Bring a Trailer Find: This 1991 Honda CR-X Can Give You a Shell of a Good Time
The Honda CR-X was meant to be a two-seat commuter car with a sporty edge. It was a stylistic take on the fourth-generation Civic and provided lightweight fun in addition to returning great fuel efficiency. Through the years, many car enthusiasts have used the CR-X as a platform for racing and modifying due to compatibility with other Honda models. Anyone looking to start from scratch could find good use in our Bring A Trailer find of the week – a 1991 Honda CR-X shell.
This 1991 Honda CR-X is like a full-size model car
This red 1991 Honda CR-X up for auction on Bring A Trailer looks like it came from a salvage yard, but that’s not the case. According to the car’s description, the seller is the original owner and purchased the CR-X in July 1991. There’s not much of a back story as to why the CR-X is in its current shell state, but it’s clearly an unfinished project car.
Its red paint is faded, the interior is stripped, and it’s missing windows. However, the car does come equipped with four 13-inch steel wheels, a four-wheel disc brake conversion, Progress coil overs, and sway bars, Energy Suspension bushings, and Place Racing engine mounts.
Fortunately, the auction includes a lot of go-fast goodies in the form of a sleeved B16 block, a close-ratio YS1 transmission, a limited-slip differential, a modified cylinder head, and other various components to piece everything together. Some exterior and interior parts – like the dashboard, center console, and climate control bezel — are included as well.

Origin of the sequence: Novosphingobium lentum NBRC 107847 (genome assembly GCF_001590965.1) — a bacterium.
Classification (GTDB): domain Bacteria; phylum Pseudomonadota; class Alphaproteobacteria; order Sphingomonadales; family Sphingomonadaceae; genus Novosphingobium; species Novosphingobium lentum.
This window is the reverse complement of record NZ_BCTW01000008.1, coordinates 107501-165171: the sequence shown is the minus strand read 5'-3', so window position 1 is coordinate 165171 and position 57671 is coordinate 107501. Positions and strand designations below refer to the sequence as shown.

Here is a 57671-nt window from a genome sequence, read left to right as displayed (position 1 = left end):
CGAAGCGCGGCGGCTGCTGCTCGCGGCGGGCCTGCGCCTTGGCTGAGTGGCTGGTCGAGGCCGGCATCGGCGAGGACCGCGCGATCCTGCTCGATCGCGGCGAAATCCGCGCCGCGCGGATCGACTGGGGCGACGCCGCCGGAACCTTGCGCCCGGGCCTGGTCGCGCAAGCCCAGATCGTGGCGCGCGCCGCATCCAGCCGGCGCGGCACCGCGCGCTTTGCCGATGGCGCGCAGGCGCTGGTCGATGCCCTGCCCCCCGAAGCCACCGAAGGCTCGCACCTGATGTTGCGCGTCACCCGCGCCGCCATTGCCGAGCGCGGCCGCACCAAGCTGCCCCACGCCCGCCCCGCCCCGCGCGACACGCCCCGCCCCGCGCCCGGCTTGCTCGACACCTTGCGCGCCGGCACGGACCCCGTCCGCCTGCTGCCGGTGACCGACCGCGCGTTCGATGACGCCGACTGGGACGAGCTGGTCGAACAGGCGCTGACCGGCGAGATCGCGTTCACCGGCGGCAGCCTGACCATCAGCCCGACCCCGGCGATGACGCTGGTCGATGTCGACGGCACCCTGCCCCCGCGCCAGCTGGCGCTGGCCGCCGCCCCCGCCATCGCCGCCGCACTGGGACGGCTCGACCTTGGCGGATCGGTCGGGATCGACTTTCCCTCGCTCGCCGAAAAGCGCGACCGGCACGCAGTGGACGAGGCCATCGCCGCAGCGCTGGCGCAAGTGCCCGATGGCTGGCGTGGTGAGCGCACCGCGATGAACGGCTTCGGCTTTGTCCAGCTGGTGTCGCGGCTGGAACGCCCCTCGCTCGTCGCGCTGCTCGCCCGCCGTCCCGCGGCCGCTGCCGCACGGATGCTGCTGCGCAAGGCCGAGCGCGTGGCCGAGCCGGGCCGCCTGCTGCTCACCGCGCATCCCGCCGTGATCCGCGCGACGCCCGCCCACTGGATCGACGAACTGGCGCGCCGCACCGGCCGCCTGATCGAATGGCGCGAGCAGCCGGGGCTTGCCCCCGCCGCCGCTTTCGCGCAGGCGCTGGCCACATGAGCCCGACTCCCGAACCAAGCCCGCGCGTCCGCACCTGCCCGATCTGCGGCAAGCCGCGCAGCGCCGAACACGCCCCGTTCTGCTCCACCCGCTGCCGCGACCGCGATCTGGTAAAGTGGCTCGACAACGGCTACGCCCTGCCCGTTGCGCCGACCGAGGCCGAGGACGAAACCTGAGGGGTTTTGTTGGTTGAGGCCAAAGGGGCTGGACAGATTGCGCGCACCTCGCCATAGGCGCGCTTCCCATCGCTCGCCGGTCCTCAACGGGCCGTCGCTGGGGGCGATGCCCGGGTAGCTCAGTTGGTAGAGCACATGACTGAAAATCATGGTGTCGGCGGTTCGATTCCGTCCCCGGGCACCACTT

Ultimately, this CR-X is like a full-size model car that the new owner will get to build. Luckily, working on Hondas is as easy as putting together Legos.
The CR-X has a clean title
The good news is that the 1991 Honda CR-X carries a clean title, and a Carfax report is provided. Unfortunately, the vehicle history isn’t clean, as moderate damage was done to the roof and rear end. This could be partially why the car is in its current bare-bones state. Regardless, it’s a great starting point for anyone looking to relive the glory days of the Honda race scene. If you know, you know.
Can the CR-X be brought back to life as a street car?
Although this particular CR-X looks a little rough around the edges and will need a major overhaul, it could be prepared as a street car. With the proper interior pieces, windows, and engine components installed, we’re sure it could technically be registered and street driven. The good thing is that the car will come with the hood, headlights, windows, and most of the other pieces needed to make it street-legal.
However, it would be far better as an actual racecar instead. We could see this CR-X racing around cones on an autocross course or zipping down straightaways on a road course. The sky is the limit with a platform like the Honda CR-X – especially if the platform is a bare-bones shell.